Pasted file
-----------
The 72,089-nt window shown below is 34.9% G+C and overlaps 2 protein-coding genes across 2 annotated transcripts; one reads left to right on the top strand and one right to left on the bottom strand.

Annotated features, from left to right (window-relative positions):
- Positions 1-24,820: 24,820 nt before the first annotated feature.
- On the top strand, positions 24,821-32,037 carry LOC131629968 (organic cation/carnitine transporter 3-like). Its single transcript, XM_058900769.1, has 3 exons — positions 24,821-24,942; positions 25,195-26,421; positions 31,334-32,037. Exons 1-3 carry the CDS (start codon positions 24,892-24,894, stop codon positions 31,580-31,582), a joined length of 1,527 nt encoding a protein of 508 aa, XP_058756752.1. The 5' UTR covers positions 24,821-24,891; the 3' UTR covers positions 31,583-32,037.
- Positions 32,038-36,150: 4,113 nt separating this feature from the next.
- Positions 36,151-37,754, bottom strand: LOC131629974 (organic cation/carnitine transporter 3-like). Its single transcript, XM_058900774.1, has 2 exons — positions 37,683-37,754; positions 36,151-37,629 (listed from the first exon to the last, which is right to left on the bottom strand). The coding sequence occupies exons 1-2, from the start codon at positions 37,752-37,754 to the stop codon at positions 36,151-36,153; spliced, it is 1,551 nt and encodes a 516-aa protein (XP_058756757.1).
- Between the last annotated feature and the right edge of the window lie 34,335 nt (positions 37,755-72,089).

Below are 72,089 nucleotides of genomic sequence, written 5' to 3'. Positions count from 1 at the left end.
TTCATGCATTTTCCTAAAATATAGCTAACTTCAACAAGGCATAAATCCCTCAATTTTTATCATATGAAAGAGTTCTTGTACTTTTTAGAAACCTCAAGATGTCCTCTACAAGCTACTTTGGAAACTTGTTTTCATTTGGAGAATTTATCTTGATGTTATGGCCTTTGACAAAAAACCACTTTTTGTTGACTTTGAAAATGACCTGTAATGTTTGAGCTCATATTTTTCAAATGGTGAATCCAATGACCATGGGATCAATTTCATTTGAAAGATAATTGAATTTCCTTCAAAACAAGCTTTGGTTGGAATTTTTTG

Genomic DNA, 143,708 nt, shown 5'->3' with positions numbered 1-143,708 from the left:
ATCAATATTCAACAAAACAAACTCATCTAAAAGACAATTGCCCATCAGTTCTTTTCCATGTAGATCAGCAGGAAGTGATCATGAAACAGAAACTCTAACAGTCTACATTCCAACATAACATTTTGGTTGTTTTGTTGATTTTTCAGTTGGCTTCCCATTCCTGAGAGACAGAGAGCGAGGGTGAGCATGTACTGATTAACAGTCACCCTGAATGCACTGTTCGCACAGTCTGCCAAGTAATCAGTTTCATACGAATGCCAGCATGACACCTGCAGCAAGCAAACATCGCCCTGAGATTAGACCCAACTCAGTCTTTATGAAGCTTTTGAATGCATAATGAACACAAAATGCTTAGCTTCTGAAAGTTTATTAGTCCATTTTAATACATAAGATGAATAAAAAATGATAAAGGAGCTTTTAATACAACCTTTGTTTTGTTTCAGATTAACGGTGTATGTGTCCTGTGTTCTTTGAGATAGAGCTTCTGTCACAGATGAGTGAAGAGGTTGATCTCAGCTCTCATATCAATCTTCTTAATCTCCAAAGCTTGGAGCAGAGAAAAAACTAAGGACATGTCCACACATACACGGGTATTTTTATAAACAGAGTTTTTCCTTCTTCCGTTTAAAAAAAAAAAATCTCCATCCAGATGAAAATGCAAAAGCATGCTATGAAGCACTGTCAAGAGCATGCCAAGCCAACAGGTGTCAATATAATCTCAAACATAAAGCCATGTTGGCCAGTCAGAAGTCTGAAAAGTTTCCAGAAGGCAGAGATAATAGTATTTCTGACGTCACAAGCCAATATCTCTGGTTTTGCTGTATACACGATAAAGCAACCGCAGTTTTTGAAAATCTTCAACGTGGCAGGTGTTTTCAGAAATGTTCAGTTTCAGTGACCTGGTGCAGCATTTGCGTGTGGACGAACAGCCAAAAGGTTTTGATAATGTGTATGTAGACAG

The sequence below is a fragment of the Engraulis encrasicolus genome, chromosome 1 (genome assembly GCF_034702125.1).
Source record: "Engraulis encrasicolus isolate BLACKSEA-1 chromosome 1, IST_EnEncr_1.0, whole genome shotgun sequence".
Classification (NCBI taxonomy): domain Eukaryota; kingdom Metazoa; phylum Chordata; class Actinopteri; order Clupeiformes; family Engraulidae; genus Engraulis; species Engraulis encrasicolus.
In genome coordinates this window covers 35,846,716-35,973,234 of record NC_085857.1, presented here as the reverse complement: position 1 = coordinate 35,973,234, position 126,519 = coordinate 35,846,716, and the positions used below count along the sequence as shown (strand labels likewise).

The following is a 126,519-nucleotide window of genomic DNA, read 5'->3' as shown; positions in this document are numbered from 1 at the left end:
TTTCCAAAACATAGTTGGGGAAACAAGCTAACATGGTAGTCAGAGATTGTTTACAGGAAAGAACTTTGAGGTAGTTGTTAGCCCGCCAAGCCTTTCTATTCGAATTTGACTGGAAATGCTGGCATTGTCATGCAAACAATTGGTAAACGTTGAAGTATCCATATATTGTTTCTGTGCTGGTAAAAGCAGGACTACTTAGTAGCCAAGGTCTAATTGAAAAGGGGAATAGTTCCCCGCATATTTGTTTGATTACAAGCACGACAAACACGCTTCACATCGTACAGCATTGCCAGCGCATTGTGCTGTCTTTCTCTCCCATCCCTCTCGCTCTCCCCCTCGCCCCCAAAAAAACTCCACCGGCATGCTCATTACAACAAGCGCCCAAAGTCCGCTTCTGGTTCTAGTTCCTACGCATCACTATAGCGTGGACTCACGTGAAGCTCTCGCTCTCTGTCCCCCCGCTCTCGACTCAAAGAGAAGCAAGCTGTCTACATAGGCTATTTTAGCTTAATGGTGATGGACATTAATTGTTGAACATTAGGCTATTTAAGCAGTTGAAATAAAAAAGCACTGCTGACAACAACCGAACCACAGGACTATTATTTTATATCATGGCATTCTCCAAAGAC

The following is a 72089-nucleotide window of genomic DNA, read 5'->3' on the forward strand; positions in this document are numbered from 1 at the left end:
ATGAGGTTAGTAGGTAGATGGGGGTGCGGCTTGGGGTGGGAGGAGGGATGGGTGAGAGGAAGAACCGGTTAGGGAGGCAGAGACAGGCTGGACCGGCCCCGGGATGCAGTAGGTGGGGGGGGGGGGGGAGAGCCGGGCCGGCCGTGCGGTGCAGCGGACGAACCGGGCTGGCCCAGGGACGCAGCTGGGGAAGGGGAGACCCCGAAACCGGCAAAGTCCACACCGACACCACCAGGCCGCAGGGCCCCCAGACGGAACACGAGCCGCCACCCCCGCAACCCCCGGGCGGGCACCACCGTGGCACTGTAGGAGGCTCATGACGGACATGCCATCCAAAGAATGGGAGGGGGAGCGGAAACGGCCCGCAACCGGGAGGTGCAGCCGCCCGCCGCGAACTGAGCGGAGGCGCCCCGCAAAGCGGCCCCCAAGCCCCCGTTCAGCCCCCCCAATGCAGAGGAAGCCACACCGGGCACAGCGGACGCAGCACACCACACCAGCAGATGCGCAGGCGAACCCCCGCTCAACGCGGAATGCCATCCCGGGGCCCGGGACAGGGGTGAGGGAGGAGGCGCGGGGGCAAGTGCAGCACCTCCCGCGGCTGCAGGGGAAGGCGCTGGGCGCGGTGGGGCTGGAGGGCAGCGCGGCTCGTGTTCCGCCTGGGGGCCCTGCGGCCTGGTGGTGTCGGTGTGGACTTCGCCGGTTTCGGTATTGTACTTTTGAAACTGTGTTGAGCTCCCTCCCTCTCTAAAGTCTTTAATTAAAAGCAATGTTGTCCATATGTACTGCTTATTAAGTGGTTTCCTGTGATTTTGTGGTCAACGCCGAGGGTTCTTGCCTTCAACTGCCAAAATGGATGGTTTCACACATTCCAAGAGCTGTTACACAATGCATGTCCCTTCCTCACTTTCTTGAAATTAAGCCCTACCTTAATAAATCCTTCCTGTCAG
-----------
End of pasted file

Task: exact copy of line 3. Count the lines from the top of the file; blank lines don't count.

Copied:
- Positions 1-24,820: 24,820 nt before the first annotated feature.